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It is bad enough they aren’t writing musicals the way they once did. And that we no longer have a Frank Loesser. Or a Rogers and Hart. Or a Rogers and Hammerstein. Or an Adler and Ross. Or a Lerner and Lowe.

Colony Records, the great Manhattan music store on the Great White Way, recently bit the dust. The news of its closing six weeks ago (NY Times, August 24, 2012) with a photo of Ernie Doole, a longtime Colony employee, in the basement, dismantling shelves, hit the wrong notes. And hit hard.

In the mid-1950s, my family began taking car trips from Buffalo to Manhattan once or twice a year to catch the latest shows. Afterwards we would head over to Colony Records. My father bought me the song books of The Most Happy Fella, Carousel, The King and I, Guys and Dolls and whatever else we saw for years. Piano books from Colony Records were the souvenirs I brought home.

As a New York resident and theatergoer since 1967, I have been a regular there, stopping in when I’d go to the box office for tickets and before and after the shows.

I am not a browser or shopper except at stores that sell music and books. At Colony, I’ve often browsed for over an hour, talking to the owners and salespeople who could tell me everything about a composer, group, and solo artist I could possibly want to know. Individual pieces and books of Rogers and Hammerstein, Debussy, The Beatles, Chopin, Sinatra and tons of others from Colony are piled high on and next to my piano. As a music teacher in a public school in the early 1970s, I got my piano books there including “Great Songs of the Sixties” from which I taught my favorites to grades I through 6. Since then, I have been playing those and most of the others in that book and in all my songbooks at home.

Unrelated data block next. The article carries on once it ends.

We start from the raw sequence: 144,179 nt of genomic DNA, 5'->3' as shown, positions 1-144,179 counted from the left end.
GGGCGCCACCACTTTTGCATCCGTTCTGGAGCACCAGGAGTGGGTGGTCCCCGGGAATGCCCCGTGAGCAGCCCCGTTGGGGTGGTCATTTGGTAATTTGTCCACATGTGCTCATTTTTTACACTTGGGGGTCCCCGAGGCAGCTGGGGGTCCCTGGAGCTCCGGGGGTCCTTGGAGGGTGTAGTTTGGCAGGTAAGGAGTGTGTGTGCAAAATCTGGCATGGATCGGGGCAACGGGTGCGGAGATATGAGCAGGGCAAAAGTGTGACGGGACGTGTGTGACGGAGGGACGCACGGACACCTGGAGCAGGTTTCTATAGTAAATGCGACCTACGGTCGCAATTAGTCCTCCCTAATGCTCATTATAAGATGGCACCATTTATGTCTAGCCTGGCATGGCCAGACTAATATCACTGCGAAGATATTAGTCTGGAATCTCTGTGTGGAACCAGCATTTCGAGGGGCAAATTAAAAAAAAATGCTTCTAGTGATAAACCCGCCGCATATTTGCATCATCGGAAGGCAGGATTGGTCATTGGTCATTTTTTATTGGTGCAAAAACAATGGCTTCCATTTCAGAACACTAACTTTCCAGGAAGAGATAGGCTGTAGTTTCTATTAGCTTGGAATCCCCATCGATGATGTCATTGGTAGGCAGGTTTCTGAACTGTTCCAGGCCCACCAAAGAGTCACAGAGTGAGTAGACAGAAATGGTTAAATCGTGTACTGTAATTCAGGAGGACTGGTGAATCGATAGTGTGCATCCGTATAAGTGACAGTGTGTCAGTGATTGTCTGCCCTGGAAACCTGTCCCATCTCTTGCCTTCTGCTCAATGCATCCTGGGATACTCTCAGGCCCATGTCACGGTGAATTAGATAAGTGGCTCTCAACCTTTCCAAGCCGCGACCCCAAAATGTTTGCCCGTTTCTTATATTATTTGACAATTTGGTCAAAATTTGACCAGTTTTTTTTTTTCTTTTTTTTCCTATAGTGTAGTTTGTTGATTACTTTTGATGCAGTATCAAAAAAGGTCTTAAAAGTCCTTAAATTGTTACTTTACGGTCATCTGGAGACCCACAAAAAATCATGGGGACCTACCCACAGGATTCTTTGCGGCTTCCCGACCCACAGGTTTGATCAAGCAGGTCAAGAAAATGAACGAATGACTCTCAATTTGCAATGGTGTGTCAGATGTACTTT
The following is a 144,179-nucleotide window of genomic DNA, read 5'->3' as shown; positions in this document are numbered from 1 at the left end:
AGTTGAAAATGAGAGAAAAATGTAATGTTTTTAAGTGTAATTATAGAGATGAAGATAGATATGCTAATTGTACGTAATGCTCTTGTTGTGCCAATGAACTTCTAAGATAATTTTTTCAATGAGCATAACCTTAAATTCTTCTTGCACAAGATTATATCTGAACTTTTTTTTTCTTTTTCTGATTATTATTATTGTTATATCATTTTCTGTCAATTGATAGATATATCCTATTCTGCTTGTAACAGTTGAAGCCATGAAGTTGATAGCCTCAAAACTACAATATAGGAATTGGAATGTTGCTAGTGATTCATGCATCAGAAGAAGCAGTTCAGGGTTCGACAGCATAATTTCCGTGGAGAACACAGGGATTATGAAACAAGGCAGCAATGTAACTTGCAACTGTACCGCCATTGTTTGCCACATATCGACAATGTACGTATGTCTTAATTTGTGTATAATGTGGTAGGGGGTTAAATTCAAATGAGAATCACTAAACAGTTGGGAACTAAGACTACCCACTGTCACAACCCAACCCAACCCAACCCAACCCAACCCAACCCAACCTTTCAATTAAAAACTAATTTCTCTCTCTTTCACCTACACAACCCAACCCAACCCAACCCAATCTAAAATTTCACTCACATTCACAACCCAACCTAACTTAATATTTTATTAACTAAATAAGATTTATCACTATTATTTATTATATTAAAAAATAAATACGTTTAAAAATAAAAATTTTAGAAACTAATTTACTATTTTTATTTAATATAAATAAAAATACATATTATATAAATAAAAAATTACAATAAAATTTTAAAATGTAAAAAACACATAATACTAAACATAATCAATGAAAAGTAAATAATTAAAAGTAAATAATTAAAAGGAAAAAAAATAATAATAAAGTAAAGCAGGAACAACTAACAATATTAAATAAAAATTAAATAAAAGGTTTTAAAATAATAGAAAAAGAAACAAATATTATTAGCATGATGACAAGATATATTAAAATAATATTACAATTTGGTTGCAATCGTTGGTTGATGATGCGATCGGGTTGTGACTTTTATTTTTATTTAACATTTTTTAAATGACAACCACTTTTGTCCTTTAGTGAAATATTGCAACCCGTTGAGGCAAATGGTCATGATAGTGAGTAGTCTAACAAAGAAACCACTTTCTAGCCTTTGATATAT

In recent years, Broadway musicals lost their allure. With few exceptions, they have been missing heart and soul. And catchy tunes. Only on rare occasions have I walked out singing or humming. Only on rare occasions, do the melodies and lyrics play over and over in my mind.

At least there was ALWAYS Colony Records. A visit there and a songbook purchase compensated for super expensive, uninspiring shows. Now that show has closed.

I went up there to say good-bye to the guys two days before the closing. Some are now out of work. I can’t imagine an evening on Broadway without stopping there and treating myself to a little night piano music and filling up with what only this sixty-four year old establishment and one-of-a kind-store provided

So musicals have lost their magic. Their oomph. Their freshness. Their spark. Now we’ve lost Colony Records, too. catch a drama or comedy now and then, but without Colony Records, I don’t plan on heading that way soon.

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